The implications of these changes in technology have only just begun to percolate through and, frankly, they have taken longer to have an impact on rail travel than dear old Mystic imagined. Things are changing now, though, as flexible working patterns have become attractive to companies as a way of reducing costs. Young people in particular are no longer prepared to put up with five days per week of what the French disparagingly term Métro, boulot, dodo, –Tube, work, sleep. So many people are now self-employed or working part time. The high cost of childcare, which is a great deterrent to women working full time, is another factor cited as reducing demand for rail travel. There are genuine widespread fears within the industry that there may a long term decline or, at least, no growth which will play havoc with several franchises.
If the era of a captive market of commuters taking the same train every day and renewing their season ticket annually is over, the train operating companies and, particularly, the government need to react. The operators must push ahead with plans for more flexible arrangements, allowing part time season tickets or creating a carnet system that regular passengers can use. It is, I am told, the government that has been blocking these changes but that is probably because the operators are demanding too much compensation for any potential losses. Herein lies the weakness and inflexibility of the franchising arrangement. The companies must be prepared to take a bit of a hit if it means that in the longer term they are providing a product which passengers want.
There is no doubt, too, that the reversal of the trend of the 1990s, with rail fares now going up higher than fuel prices, is having an impact with people jumping in their cars because it is cheaper for them. The era of above inflation rises must end and, indeed, government must go further by actually encouraging modal shift, something that goes completely against the Tory grain – and to be fair, Labour, with the exception of John Prescott, has refused to do when in office (I remember Alistair Darling, not the worst transport secretary we have had, being rather exasperated when explaining to me at a press conference that he was not in the business of encouraging people to take the train rather than the plane between London and Scotland.)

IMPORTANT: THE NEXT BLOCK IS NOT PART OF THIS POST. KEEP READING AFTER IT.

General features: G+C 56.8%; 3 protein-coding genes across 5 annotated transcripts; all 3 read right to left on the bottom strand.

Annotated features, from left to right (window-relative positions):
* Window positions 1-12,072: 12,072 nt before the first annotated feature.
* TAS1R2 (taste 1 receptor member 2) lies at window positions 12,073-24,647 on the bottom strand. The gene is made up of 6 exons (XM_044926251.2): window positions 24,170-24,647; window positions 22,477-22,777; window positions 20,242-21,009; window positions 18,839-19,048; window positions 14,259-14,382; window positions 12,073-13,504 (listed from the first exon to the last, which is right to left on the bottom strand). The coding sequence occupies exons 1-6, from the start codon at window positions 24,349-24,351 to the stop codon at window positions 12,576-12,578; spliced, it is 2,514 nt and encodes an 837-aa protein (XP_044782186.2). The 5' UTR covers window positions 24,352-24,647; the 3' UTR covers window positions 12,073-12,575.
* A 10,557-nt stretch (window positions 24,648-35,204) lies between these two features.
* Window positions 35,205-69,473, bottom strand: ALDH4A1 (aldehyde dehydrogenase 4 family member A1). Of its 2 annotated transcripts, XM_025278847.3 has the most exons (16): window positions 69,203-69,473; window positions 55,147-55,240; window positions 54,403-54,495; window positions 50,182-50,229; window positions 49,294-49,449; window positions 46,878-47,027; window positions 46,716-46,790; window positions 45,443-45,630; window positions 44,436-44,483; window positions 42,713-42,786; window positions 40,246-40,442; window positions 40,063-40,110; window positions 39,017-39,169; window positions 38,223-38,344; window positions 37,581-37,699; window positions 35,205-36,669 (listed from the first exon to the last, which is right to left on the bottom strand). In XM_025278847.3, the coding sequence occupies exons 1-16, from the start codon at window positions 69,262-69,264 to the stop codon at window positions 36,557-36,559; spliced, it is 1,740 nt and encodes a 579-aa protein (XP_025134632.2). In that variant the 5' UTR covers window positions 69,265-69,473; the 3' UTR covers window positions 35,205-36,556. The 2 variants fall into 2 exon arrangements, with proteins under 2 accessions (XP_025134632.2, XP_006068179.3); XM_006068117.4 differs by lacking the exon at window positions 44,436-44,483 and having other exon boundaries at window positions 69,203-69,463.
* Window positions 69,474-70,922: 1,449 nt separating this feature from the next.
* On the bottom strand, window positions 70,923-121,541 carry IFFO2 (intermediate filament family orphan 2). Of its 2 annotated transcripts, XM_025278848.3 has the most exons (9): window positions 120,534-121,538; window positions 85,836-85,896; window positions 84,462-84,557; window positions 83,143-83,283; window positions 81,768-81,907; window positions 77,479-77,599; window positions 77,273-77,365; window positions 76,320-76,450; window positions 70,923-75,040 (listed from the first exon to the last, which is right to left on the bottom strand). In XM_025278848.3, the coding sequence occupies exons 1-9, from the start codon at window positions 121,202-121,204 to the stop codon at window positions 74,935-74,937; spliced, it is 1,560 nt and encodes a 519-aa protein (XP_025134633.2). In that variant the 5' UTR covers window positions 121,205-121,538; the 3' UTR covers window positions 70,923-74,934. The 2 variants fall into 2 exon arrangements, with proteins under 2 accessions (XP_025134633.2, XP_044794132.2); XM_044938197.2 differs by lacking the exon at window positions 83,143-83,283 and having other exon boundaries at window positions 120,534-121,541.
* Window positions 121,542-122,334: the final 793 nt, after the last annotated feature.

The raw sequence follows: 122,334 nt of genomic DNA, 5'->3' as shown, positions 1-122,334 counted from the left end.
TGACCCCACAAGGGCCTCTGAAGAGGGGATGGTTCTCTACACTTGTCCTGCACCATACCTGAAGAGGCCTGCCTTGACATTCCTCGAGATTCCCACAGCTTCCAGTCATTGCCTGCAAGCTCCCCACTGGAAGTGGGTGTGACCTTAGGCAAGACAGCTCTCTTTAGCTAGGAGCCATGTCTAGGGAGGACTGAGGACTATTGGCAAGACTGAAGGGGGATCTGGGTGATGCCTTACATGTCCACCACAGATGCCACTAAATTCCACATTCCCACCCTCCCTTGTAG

Writing an article entitled ‘Government must face up to congestion’ in Passenger Transport magazine, Norman Baker, the former LibDem transport minister in the coalition government of 2010 – 15, highlighted the fact that the parallel decline in bus travel is largely down to increased congestion as, for the first time in a decade, traffic is rising steeply. While ministers wring their hands, they refuse to implement bus friendly measures and, in fact, are making cuts which reduce the number of services. Instead, they throw money at the road construction industry even though long established research shows that building more roads simply encourages more people to get in their cars. Yet, as he points out, most politicians recognise that climate change is happening and will bring about disastrous consequences.
He recommends increasing fuel duty and stopping the rail fare rises, something one wished he had pushed for harder when in office. However, Baker is right. We need politicians to understand that congestion doesn’t just happen, it is a result of a series of mistaken transport policies. The car lobby, however, still rules supreme. If only the rail industry had the wit and the leadership to highlight Baker’s arguments and ensure that politicians of both main parties get on board, then the trend might be reversed. But it will take a lot of effort.